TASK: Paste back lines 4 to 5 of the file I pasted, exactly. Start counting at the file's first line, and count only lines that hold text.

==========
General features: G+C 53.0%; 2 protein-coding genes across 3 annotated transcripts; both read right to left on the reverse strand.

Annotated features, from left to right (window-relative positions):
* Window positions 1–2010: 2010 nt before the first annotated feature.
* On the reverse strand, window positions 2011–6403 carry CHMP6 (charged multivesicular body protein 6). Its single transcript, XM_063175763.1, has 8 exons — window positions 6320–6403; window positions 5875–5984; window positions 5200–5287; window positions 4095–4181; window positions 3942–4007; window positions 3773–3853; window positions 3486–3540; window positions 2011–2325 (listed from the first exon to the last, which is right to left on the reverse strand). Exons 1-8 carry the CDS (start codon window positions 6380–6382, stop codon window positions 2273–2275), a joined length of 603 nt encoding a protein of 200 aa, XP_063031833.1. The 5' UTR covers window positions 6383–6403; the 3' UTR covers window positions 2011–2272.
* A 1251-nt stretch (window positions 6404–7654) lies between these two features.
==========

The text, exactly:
* On the reverse strand, window positions 2011–6403 carry CHMP6 (charged multivesicular body protein 6). Its single transcript, XM_063175763.1, has 8 exons — window positions 6320–6403; window positions 5875–5984; window positions 5200–5287; window positions 4095–4181; window positions 3942–4007; window positions 3773–3853; window positions 3486–3540; window positions 2011–2325 (listed from the first exon to the last, which is right to left on the reverse strand). Exons 1-8 carry the CDS (start codon window positions 6380–6382, stop codon window positions 2273–2275), a joined length of 603 nt encoding a protein of 200 aa, XP_063031833.1. The 5' UTR covers window positions 6383–6403; the 3' UTR covers window positions 2011–2272.
* A 1251-nt stretch (window positions 6404–7654) lies between these two features.